Holidays and Holy Days

As we go into the new church year, we will remain online with virtual small groups, worship, and religious education classes. One of those classes will be for young children and families: Holidays and Holy Days. Join us to explore religious literacy and better understand the world’s religions through holiday celebrations! There will be twice-monthly classes held on Zoom, resource packets that can be picked up from the congregation, and calendars for exploration at home. Join us starting in September!

Holidays and Holy Days Calendar 2020.21

Virtual Summer Camps


Virtual Camp! Multiple Congregations! (2)

Pacific Northwest Virtual UU Summer Camps!

Although all of the UU Congregations in the region and the regional Youth camps are still not gathering in physical person, we have come together to offer many wonderful Virtual offerings. I’m collaborating with religious educators and ministers from Victoria B.C., Bellevue, Kirkland, Shoreline, Seattle, and the Tri-Cities to put together some fun online camps. These camps will be attended by kiddos from all our congregations, so it will be a fun chance to meet and make new friends from other congregations!

Camps for Preschool-6th grade this Summer:

Jun 29- July 3 Rainbow Path 7 Principle

July 6 – 10 Animals of PNW

July 13 – 17 Movement & Dance

July 20 – 24 Stories, Improv, and Theater

July 27 – 31 -no camp this week-

August 3 – 7 For the Love of Food!

August 10 – 14 Art & Painting

August 17- 21 Minecraft for Environmental Justice & climate change

All camps are offered as donate what you can (up to $100). To register:

For the first two weeks register at:

For the other five weeks Register Here

Children’s Spring Service Project, from home

Childrens Service Project

We have been doing a Spring Service project with our younger kids for the last few years, but of course this year is different with the stay at home orders.

Our service project is to craft toys for cats and dogs that will be donated to the animal shelter. Thanks to the generous donations of some congregants, we have plenty of craft supplies that are being packed into kits that can be dropped off for each child who would like to participate.


The directions for the projects can be found here.

And we will have a series of zoom calls for those who would like to craft together.


Then all the toys will be picked up and donated! It’s going to be fun, and it will make some animals happier. To join in, contact our DRE at

Results of the Children’s Annual Meeting Vote

The kids have voted, and we have some choices made for upcoming learning, sharing, and giving!

Childrens Service Project

For a Spring Service Project, the choice was to craft Cat and Dog toys to donate to the animal shelter. We will have supply kits dropped off at children’s homes, and do some Zoom meetings to craft together. Then the DRE will gather up all the finished toys and they will go to the shelter.

Summer RE

The focus of our summer religious education classes will be to learn more about the animals of the Pacific Northwest. We may be doing those classes back in the building again, or we may still be on Zoom! Either way, we are going to have fun and learn a lot about our cousins in the Interdependent Web of Life.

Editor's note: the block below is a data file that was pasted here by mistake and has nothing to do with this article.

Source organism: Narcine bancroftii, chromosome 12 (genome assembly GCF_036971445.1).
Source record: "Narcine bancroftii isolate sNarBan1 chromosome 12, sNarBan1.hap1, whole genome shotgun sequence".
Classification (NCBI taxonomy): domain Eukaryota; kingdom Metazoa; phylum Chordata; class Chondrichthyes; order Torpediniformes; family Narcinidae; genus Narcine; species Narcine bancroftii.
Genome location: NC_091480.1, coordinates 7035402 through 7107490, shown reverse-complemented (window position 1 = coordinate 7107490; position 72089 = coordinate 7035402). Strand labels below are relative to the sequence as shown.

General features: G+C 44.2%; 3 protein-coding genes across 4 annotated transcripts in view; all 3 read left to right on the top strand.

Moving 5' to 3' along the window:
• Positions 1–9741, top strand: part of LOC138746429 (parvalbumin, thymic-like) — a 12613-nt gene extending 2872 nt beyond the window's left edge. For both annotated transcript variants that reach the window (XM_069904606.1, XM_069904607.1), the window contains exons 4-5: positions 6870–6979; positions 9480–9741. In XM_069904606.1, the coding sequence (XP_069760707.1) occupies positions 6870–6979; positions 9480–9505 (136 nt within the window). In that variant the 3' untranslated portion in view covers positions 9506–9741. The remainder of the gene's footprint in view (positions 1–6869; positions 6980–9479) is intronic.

Pandemic Relief

And when we get back to the practice of taking a Childrens Offering on Sunday mornings, the children have chosen that they would like that money to go to helping people affected by the COVID19 Pandemic.

All wonderful results! I’m looking forward to these opportunities to learn, to serve, and to give together.

Create Your Own Chalice Lighting Words

Last week we suggested making your own chalice at home. Now if you have a chalice, you might want some personal chalice lighting words!

lego chalice

Here are some fill in the blank writing prompts to get you started, but don’t stop there! We would love to see your own words if you care to share, so feel free to post a comment here.

Personalized Family Chalice Lighting Words

Fill in the blanks below to create your own chalice lighting words to use at home.


For celebration and gratitude:


We light this chalice

To celebrate _______________________

We are a people of __________________

Grateful for ________________________

And together we offer thanks and __________________.


For quiet contemplation:


In the quiet and darkness

We light this flame of ________________

Symbol of __________________

And sign of our quest for _________________



Spark from the universe

That connects us to ______________________

This light reminds us to ___________________

As we strive to understand _________________

For connection and prayer


May this be a candle of _____________________

As we hold _________________ in our hearts

The warmth of our love goes to _________________

And all are held in the light of love and hope.



For grief and mourning


In our time of grief, we light a flame of _________________.

In our remembering of ____________________, we light a flame of ongoing life.

In this time of sorrow, we light a flame of ____________________.

In our time of difficulty, this flame carries our ______________________.

Making a Chalice at Home

Unitarian Universalists all around the world join together in the practice of lighting a chalice, often to mark the beginning of their worship services. As we move into this time of physical distancing, we invite you all to make your own chalice for use at home. When we gather together for online worship, we will invite everyone to light their own chalice wherever they are.